-by Terry Link
What are the chances, that someone else on the planet is simultaneously reading David Gessner’s Quiet Desperation, Savage Delight: Sheltering with Thoreau in the Age of Crisis and Kelly Denton-Borhaug’s And Then Your Soul Is Gone: Moral Injury and U.S. War-Culture? Slim to none I would wager.
The why is unclear, but the how was a trip, pre-heart-attack a couple of weeks ago, past the new book shelf. Gessner’s book had acclimations by others I admire – Scott Russell Sanders and Allison Hawthorn Deming. So let’s try it I thought. Denton-Borhaug’s tome’s title is what stirred my interest, perhaps enhanced by recollection of a book similarly found and read last year by Aussie philosopher Ned Dobos on Ethics, Security, and the War Machine: The True Cost of War. The recent invasion of Ukraine and its expansive media coverage (unlike Yemen war) has us hopefully thinking about the folly and ravages of war in a clearer light.
I’d actually be surprised if more than a few hundred people worldwide are currently reading EITHER of these books. Why me? Why am I not sodden with compelling interest in the NCAA basketball tournaments, or upcoming Academy Awards, or even …? I admit to often feeling like a freak, misplaced in time and space, perhaps from another planet or dimension. What is the magnetic force that pulls me towards these authors, these books, these ideas? And they are each compelling.
Reading Gessner is simply delightful. One of those books I don’t want to end (300 pages read), 75 pages left as of this morning. It’s as if you are sitting with a friend on his front porch sharing a beer or two and talking about the world you share. No pretentions, just honest frank conversation and thinking out loud together. He weaves his rereading of Thoreau with living through the current pandemic and his own journey with nature, writing and living in our times. I suspected Ellen would relish his writing as well, and sure enough, she picks it up when I set it down. He’s become a voice we both want to hear more of.
Denton-Borhaug’s work is a deep dive that I’ve only skimmed the surface of thus far. You’d have to want to submerge yourself not only in questions of ethics, but also of psychology, sociology, and ultimately political issues. She is not a newcomer to wrestling with these issues. And she probes deep into not just the individual impacts but, perhaps most importantly, into the social and cultural violence that nurtures the violence and war obsessions of our culture. She doesn’t pull these thoughts out of thin air. With some 500 references that support the 225 pages of text she has poured herself into the subject. Assuming I complete this in the next few weeks, the real question is what will I do with it. I suspect, it may nudge me to remain, if not re-energize my efforts, however seemingly futile, to abolish war. To turn away from the questions she raises seems a dereliction of duty.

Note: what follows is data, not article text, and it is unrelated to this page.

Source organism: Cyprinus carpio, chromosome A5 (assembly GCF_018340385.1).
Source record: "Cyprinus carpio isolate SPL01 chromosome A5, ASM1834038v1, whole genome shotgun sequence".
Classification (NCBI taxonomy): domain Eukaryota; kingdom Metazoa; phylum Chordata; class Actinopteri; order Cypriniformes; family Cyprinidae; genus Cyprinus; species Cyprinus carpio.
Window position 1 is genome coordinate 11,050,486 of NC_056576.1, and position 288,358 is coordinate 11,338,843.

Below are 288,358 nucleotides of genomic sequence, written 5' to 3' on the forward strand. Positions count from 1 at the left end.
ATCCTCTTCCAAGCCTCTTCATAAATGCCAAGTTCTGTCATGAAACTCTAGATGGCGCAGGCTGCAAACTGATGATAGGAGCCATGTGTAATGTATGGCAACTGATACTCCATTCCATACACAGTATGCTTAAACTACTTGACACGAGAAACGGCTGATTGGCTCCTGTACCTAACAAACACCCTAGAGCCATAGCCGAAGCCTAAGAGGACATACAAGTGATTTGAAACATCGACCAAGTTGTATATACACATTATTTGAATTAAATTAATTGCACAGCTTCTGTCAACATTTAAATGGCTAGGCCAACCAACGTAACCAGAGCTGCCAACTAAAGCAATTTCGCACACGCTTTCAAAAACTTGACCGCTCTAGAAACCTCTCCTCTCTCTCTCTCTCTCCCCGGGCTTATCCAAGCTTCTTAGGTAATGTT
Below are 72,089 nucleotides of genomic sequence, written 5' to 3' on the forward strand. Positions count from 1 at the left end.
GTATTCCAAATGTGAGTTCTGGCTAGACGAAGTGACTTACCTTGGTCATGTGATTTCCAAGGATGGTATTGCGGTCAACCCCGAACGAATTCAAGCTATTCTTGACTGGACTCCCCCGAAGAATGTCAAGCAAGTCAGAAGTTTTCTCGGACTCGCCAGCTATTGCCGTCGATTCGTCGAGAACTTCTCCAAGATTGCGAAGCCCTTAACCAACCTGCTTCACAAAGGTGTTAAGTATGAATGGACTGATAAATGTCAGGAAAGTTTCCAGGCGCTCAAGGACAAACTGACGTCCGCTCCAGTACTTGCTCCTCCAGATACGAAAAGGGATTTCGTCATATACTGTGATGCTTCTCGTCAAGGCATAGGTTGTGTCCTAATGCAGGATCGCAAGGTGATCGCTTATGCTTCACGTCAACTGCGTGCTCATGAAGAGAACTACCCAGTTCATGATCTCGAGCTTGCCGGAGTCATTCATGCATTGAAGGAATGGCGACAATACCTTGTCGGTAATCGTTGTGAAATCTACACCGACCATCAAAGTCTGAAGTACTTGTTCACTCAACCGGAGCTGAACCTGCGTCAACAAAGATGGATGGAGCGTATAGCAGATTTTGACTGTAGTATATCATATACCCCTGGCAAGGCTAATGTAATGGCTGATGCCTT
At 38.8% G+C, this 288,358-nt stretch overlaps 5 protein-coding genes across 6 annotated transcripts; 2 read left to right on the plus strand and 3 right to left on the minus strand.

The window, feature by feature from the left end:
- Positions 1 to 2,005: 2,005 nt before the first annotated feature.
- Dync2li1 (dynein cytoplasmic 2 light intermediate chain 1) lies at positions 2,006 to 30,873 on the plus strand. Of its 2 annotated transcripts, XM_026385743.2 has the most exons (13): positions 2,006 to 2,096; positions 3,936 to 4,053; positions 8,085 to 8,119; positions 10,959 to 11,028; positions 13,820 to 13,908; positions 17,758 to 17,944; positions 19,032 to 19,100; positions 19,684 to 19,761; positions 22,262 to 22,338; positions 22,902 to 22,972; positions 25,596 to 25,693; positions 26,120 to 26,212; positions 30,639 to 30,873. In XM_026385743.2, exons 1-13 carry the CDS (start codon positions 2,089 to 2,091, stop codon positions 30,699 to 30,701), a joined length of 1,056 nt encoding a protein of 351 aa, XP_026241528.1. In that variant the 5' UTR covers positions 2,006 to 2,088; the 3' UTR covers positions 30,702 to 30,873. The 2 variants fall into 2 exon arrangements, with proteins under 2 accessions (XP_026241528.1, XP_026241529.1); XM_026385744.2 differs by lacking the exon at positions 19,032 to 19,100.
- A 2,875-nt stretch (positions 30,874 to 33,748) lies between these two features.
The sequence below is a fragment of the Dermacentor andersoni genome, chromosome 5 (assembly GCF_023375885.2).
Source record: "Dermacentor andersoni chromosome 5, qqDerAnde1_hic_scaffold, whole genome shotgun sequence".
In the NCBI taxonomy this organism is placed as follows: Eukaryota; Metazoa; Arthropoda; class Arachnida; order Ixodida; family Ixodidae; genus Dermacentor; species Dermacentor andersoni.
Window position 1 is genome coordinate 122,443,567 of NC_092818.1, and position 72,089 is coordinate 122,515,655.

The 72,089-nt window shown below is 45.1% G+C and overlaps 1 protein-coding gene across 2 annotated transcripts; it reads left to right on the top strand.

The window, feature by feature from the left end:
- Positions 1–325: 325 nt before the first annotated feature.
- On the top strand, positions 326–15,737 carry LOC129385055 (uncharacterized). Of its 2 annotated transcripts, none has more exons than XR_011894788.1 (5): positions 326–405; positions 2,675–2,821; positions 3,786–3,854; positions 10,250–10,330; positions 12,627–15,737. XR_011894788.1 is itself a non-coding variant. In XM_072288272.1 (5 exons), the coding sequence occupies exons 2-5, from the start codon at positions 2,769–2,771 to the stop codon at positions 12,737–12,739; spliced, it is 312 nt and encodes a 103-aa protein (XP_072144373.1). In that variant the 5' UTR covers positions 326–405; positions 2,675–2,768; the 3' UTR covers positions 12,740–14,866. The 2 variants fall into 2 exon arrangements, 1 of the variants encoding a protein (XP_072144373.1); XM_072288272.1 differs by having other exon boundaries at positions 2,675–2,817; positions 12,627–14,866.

Two more titles got added to the pile yesterday as once again I skimmed the new books at the MSU Library. Toby Ord’s The Precipice: Existential Risk and the Future of Humanity and Lily Baum Pollans’ Resisting Garbage: The Politics of Waste Management in American Cities. Too soon to try and discern much from them. Although, I had seen a positive reference to Ord’s book in something recently read. Interesting that the 250 pages of text have 130 pages of notes, which should make for a literal ‘page-turner’. Pollan's title wrestles with my deep involvement in waste reduction. Hoping I learn something useful from both.